No knowledge is useless, and the world is fascinating. Even knowledge about the most seemingly inconsequential information can be incredibly revealing as I found out recently, and am going to share. A working knowledge of fashion shows a lot of what was wrong with what looked initially like an incredibly successful, powerful, and effective empire: The Third Reich, and its snappy uniforms.
Urban legend says they had great dress sense and it’s a pity they had Hugo Boss working for them, and his sense of style. (For the record he worked for the Nazi Party, not the Wehrmacht). Urban legend also says the Germans were great engineers and equipped their troops well early in the War. Looking at the standard Wehrmacht uniform (the M36 Feldbluse) we’re going to see whether this is true or whether it demonstrates a lot of what was wrong with the Nazi mindset.
Below on a hanger is the M36 Feldbluse, the standard German infantry uniform at the start of WWII. It looks superb even on a hanger. Worn? Even better. As many newsreels show.
On first glance, as I said, it looks superb. It is cut like a well made wool suit, with some good tailoring. A second glance raises four points in my mind.
- That’s a lot of tailoring to make it look that good
- It’s cut like a tightly fitted suit. Especially round the shoulders
- A tightly fitted suit made of cheap wool
- What are those slashes inside the lining you can just see where the suit parts?
It is, by any standards, a lot of tailoring. Pleated pockets. Double stitched everywhere. The collar. The lapels. I believe it even has twice as many pieces of cloth as any of my good suits. And it has far, far more stitching even than a not terribly cheap suit. Almost all done by hand. It’s also fitted. There is only one way you can afford to make two of those for each of your enlisted troops – not paying the people making the uniforms. (And despite this they had to do such things as remove the pleated pockets later in the war). That said, the idea that the Nazis used forced labour is well known and wouldn’t be worth making this post for.
It’s cut like a suit round the shoulders. I used to do ballroom dancing. Trying to raise your arms to the side in that thing is … problematic. Dancing, it moves the shoulders of your jacket to your ears – but add a belt round the uniform and you can’t even do that. Look at the soldier in the middle in the photograph below; he has his hands slung over his friends’ shoulders. And that might just be as far as he can raise his arms to the side.
The uniforms are also close fitted and made of cheap wool (or later half rayon or shoddy). The uniform was therefore scratchy – not a good thing. But it’s the close fitted wool that’s the problem. People wearing close fitted wool (or worse yet rayon) are going to sweat. And soldiers aren’t known for being able to wash their clothes regularly, and wool doesn’t dry easily. The Wehrmacht stank! This is not a metaphor.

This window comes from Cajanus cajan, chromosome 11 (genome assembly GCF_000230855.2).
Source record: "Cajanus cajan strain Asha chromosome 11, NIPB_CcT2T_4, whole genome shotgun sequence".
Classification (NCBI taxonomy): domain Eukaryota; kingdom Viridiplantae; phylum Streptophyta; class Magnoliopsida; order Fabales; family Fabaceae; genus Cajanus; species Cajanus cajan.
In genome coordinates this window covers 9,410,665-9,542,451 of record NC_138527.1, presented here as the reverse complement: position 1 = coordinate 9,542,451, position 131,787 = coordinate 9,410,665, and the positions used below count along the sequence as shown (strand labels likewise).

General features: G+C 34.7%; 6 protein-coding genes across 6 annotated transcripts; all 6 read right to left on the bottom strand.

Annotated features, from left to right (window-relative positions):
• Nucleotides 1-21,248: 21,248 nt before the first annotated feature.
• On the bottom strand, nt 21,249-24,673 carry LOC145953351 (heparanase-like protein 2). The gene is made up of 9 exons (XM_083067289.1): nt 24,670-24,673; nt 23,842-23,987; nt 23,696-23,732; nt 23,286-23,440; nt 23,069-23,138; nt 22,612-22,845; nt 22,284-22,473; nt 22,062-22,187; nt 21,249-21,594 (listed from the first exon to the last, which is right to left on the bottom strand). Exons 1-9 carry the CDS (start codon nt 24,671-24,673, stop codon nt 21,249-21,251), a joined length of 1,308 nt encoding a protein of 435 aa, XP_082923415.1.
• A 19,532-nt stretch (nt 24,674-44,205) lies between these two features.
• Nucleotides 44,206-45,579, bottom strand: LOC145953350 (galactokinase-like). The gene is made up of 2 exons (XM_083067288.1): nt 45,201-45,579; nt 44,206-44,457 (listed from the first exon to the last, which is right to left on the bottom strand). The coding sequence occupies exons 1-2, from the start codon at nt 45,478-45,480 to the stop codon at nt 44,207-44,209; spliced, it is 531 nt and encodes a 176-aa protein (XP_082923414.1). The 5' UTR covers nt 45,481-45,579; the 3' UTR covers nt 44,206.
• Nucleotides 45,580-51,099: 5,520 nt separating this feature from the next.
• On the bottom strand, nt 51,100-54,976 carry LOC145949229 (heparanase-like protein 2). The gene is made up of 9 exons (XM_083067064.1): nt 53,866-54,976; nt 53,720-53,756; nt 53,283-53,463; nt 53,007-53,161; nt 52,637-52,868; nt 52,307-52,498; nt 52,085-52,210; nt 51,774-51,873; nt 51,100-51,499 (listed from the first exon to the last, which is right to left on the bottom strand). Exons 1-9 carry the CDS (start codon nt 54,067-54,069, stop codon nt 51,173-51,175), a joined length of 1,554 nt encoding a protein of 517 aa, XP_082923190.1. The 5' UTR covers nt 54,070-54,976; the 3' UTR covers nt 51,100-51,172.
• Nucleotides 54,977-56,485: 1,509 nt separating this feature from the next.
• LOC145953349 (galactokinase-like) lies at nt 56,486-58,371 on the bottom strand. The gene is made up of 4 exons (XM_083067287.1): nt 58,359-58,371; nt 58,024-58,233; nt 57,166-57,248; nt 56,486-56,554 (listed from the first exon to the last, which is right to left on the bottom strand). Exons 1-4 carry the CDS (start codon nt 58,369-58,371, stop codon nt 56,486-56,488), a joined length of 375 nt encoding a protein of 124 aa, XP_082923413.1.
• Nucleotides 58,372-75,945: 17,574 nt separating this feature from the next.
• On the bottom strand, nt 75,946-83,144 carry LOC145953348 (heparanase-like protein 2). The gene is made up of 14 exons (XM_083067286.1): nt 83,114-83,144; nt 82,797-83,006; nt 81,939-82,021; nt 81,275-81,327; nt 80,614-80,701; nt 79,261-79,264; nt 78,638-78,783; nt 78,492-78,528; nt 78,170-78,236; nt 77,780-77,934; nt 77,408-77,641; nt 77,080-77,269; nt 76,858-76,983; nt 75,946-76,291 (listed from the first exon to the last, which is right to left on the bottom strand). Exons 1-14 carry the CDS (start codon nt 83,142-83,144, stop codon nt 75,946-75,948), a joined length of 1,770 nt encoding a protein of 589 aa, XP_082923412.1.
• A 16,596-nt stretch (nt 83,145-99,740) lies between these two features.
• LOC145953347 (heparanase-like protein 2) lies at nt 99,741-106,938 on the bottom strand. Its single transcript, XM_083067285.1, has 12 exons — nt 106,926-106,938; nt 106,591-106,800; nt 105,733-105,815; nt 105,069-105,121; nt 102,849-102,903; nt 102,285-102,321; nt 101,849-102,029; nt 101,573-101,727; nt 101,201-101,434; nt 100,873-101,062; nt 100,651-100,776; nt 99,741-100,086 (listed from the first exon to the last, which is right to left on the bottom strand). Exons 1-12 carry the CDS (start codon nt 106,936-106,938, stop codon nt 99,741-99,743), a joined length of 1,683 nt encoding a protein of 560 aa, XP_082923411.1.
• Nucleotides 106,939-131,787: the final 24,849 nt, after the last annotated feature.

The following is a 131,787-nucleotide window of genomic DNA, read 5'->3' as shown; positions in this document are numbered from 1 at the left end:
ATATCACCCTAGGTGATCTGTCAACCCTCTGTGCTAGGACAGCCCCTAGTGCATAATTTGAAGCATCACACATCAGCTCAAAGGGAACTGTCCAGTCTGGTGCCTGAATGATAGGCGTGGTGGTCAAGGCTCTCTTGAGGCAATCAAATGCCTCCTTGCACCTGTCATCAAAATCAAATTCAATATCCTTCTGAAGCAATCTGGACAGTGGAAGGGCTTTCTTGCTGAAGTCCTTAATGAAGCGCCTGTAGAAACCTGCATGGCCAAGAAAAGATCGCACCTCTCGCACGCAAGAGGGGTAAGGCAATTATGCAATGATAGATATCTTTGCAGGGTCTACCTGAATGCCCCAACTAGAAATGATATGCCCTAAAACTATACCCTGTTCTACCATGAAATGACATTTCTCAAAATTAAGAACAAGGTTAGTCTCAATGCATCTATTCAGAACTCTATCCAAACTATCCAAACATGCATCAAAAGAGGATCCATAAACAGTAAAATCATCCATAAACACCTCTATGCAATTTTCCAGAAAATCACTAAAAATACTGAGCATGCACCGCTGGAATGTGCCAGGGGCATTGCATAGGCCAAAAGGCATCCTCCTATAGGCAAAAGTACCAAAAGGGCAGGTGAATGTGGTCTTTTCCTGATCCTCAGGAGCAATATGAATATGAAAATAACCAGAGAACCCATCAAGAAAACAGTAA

Finally there are the gaps in the inner lining – which are part of another example of form over function, concealing things that do the work. Photos of German soldiers almost always show their gear carried on a utility belt on their waist. It looks better than a backpack (although it’s less comfortable and you can’t shed it as easily). And the little slashes are for straps inside the lining are for canvas straps that run inside the Feldbluse, starting at about waist level at the back, running over the shoulder inside the uniform, and to waist level at the front. Attached to the ends were hooks poking out of the uniform to support the utility belt. This worked well while the soldier was standing; if they tried lying down then the belt was likely to be dislodged from the hooks, and so not be held up properly.
And why would a soldier lie down? One obvious reason is to take cover. So the uniform failed just as the soldiers wearing it were trying to take cover. That sort of thing is going to get the wearers killed. (If you look at campaign photographs most of the soldiers have an uncomfortable leather strap to hold up their belts).
So there you have it. Nazi military fashion. Reflects the rest of Nazi ideology. It looks great in newsreels. It’s over-engineered. It needs forced labour to make. It’s too constricting to move freely in. It stinks. And the emphasis on looks means that it fails when the wearer is worried about being shot at. Looking good is about its only virtue.
The Feldbluse might at some levels be a great metaphor for Nazi design, but is far from the only one. Clasps on belt buckles later in the war were soldered on. The helmets were good but ludicrously over-engineered. But I’d laugh at any fantasy author who created their winter coats. Made out of woodland camo fabric taken from the Italians, and lined with real fur stolen from people they’d conquered. As tailored and overengineered as the Feldbluse, of course. And then the fur started to rot because it was almost impossible to dry. Mitchell and Webb’s only mistake with German uniforms was not going far enough; no petty incompetence.
(With thanks to Cessna at RPG.net for analysis and fact checking and Wikimedia for the photographs.)